Because my elk-hunting strategy is to go hard and light, I look for every ounce I can shave from my kit.
I scrimp on food and overnight gear, so why would I add a heavy bow stabilizer to my compound bow, unless it was absolutely critical? That’s the context for my test of three different bow stabilizers on three different types of bows. And my conclusion after 1,200 arrows: If you are a walkabout bowhunter who keeps shots inside 40 yards, you might not need a bow stabilizer, and certainly not a long or heavy one.
This is a surprising conclusion, especially since the archery industry insists that a stabilizer is an essential part of any hunting bow. But my study indicates that unless you shoot in a heavy crosswind, prefer an ultra-light bow, or stretch your shots out beyond 40 yards, this is an optional accessory.
Stabilizers add forward weight to a bow, balancing it in hand and, because of the additional mass, absorbing some of the vibration that is produced by the power stroke of the bow.
Some claim that a bow stabilizer will also reduce noise. However, my experiment, in which I measured the noise output of bows both with and without a stabilizer, indicates only a minimal reduction in noise.
The real value of stabilizers is the weight they add to a bow. In this way, they are like barrel weight in a rifle. The heavier the barrel, the more the gun stays on target. This is why benchrest shooters use bull-barreled rifles, and it’s why Olympic archers shoot bows with long, heavy stabilizers. But neither group has to hump their gear over steep or difficult terrain.
I shot three bows of different weights and dimensions with three different stabilizers and with no stabilizer at all at 10-yard increments from 20 to 60 yards. I measured the size of three 10-arrow groups at each distance, for a total of 120 groups.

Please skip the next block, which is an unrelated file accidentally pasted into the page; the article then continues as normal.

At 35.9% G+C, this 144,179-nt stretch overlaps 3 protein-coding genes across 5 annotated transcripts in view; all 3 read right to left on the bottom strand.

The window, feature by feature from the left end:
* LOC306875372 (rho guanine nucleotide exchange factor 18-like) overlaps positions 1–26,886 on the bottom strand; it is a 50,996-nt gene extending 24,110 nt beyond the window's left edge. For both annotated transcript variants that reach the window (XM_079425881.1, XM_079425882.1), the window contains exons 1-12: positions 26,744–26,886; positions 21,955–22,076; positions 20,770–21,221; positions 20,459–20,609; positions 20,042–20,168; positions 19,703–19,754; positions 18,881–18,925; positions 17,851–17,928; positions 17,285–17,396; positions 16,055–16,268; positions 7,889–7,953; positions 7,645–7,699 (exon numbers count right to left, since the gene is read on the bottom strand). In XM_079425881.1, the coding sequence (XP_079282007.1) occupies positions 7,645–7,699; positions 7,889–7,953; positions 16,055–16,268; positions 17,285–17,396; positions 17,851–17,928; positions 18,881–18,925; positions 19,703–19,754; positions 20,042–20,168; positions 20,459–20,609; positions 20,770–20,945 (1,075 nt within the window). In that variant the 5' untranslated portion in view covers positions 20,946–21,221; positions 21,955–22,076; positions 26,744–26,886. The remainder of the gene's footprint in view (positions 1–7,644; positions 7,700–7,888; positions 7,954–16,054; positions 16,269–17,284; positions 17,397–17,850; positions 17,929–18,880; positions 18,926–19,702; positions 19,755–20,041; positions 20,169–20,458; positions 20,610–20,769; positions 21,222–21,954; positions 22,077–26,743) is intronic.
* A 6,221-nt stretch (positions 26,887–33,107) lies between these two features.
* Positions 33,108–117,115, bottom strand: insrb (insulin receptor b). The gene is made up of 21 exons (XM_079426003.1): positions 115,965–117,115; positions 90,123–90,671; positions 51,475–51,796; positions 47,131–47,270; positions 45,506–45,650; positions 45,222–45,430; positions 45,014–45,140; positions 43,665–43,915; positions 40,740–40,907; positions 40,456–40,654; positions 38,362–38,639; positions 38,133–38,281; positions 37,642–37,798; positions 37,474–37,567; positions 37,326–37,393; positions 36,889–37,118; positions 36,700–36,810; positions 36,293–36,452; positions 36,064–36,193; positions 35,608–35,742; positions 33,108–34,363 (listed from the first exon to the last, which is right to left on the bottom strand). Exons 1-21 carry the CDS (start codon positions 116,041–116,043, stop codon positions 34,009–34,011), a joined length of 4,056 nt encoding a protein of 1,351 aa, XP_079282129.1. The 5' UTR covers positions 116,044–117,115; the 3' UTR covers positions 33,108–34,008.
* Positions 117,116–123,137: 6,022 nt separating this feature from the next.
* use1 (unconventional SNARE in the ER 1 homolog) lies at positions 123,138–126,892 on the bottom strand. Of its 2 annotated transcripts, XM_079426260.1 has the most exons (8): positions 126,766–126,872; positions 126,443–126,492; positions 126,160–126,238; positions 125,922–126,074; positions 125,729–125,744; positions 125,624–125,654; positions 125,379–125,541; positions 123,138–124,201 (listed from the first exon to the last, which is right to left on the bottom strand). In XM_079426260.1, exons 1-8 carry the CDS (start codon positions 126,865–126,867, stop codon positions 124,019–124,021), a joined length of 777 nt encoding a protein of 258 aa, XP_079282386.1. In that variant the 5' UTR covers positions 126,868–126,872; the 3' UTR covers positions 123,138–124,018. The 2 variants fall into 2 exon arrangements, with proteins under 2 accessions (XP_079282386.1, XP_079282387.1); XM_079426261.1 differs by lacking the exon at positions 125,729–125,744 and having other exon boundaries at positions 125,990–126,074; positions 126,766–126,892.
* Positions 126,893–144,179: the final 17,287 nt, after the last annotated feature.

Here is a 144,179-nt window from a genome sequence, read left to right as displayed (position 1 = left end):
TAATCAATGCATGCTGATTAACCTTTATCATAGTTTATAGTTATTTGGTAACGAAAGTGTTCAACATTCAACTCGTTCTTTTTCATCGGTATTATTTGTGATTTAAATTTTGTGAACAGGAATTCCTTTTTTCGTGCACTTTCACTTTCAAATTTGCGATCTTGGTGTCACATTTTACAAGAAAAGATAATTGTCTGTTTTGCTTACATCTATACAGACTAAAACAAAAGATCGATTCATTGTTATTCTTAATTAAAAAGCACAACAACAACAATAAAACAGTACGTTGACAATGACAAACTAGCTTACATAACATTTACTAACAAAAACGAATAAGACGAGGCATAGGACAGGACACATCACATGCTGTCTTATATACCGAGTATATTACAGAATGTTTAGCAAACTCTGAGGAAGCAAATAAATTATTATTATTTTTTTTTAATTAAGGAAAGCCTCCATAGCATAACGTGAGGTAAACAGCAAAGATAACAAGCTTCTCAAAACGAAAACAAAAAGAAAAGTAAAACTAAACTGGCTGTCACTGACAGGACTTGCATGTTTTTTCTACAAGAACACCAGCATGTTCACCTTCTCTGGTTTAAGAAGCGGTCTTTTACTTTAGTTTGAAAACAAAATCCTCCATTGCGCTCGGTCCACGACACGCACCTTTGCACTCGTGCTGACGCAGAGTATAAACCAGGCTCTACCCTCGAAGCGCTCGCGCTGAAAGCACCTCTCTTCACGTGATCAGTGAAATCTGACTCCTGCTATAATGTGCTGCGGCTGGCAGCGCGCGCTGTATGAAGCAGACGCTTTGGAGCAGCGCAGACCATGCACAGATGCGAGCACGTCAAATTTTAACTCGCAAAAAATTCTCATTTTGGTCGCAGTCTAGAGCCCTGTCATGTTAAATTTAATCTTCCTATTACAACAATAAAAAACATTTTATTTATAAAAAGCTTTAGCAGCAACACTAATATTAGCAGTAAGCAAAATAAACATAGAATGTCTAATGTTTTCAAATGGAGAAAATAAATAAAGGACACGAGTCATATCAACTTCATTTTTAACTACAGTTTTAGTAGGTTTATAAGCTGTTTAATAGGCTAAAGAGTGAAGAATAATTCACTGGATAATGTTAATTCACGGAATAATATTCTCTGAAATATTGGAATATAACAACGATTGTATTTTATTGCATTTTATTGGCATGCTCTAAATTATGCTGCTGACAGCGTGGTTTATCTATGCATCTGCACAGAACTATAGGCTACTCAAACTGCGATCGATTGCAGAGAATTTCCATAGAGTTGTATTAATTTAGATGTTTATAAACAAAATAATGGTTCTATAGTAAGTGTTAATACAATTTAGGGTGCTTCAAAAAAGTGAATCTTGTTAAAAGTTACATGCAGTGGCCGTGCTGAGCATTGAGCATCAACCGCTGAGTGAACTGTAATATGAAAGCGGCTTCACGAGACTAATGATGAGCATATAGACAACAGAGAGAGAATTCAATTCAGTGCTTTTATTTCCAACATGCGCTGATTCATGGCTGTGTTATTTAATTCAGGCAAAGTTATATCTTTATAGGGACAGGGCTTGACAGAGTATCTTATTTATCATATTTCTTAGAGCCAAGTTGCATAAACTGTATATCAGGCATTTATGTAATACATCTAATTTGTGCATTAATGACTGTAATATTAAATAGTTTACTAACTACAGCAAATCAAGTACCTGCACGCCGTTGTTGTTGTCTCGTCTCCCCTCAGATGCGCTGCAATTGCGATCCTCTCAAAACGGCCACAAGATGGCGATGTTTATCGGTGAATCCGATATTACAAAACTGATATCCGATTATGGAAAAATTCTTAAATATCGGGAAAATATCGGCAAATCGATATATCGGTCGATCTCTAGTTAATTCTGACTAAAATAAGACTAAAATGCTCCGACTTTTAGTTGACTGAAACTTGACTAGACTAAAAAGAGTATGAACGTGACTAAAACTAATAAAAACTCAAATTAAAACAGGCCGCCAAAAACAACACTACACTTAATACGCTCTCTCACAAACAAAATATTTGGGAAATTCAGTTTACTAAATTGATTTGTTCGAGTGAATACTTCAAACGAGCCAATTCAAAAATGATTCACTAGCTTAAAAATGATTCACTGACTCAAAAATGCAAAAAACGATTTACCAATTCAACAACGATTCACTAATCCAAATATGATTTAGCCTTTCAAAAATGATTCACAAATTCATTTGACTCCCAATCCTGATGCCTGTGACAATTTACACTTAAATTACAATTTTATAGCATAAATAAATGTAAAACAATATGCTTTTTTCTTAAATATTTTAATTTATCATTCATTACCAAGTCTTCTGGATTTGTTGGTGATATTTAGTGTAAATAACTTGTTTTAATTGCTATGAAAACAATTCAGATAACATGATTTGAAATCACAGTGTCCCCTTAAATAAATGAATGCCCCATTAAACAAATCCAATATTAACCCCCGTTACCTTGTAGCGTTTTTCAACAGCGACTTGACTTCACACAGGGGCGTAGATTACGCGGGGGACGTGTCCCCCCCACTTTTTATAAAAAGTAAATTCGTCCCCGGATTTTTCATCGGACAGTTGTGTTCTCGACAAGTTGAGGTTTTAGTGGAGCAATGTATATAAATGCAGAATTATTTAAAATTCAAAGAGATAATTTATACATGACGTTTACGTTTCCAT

Many of my target sessions were in crosswinds blowing in excess of 30 mph. In stiff winds, I always shot more accurately with a stabilizer, and my accuracy in wind was directly proportional to distance.
Stabilizers had the most effect on accuracy and noise reduction on my 3.5-pound Mathews Heli-M and the least effect on my 4.5-pound Prime Impact. In between was the 4.3-pound Bowtech.
There was no statistically significant difference in accuracy between stabilized and unstabilized bows inside 40 yards. From 40 to 60 yards, stabilized bows shot 10 percent more accurately than unstabilized bows.
That final conclusion is important. Accuracy is improved by a stabilizer, and if you’re hunting from a treestand or a ground blind, or in a situation where weight isn’t a consideration, you should use a stabilizer to maximize your accuracy. But in highly mobile hunting situations, where weight can mean the difference between getting on game or not, then a stabilizer can be considered elective.
Test Notes: Field tips on 29 ½-inch, 350-grain arrows. Bows pulled 58 pounds at 29 inches and were shot with and without attached quivers.